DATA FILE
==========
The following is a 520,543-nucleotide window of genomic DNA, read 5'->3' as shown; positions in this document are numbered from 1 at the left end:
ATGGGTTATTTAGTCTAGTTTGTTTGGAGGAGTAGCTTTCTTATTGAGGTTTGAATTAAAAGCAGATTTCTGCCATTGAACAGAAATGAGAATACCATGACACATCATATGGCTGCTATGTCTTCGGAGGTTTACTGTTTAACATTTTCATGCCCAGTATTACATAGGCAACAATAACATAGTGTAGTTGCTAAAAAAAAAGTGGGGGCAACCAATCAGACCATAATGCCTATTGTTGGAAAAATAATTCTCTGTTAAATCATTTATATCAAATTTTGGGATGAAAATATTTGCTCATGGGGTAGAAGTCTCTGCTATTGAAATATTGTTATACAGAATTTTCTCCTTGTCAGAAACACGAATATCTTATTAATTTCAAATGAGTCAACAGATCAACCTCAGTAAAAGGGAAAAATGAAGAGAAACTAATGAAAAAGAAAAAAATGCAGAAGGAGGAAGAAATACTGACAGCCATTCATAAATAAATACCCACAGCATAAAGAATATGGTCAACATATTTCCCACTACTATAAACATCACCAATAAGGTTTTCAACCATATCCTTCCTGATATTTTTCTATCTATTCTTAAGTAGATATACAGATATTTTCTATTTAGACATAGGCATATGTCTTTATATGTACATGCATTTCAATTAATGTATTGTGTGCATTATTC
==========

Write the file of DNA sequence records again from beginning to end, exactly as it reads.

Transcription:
The following is a 520,543-nucleotide window of genomic DNA, read 5'->3' as shown; positions in this document are numbered from 1 at the left end:
ATGGGTTATTTAGTCTAGTTTGTTTGGAGGAGTAGCTTTCTTATTGAGGTTTGAATTAAAAGCAGATTTCTGCCATTGAACAGAAATGAGAATACCATGACACATCATATGGCTGCTATGTCTTCGGAGGTTTACTGTTTAACATTTTCATGCCCAGTATTACATAGGCAACAATAACATAGTGTAGTTGCTAAAAAAAAAGTGGGGGCAACCAATCAGACCATAATGCCTATTGTTGGAAAAATAATTCTCTGTTAAATCATTTATATCAAATTTTGGGATGAAAATATTTGCTCATGGGGTAGAAGTCTCTGCTATTGAAATATTGTTATACAGAATTTTCTCCTTGTCAGAAACACGAATATCTTATTAATTTCAAATGAGTCAACAGATCAACCTCAGTAAAAGGGAAAAATGAAGAGAAACTAATGAAAAAGAAAAAAATGCAGAAGGAGGAAGAAATACTGACAGCCATTCATAAATAAATACCCACAGCATAAAGAATATGGTCAACATATTTCCCACTACTATAAACATCACCAATAAGGTTTTCAACCATATCCTTCCTGATATTTTTCTATCTATTCTTAAGTAGATATACAGATATTTTCTATTTAGACATAGGCATATGTCTTTATATGTACATGCATTTCAATTAATGTATTGTGTGCATTATTC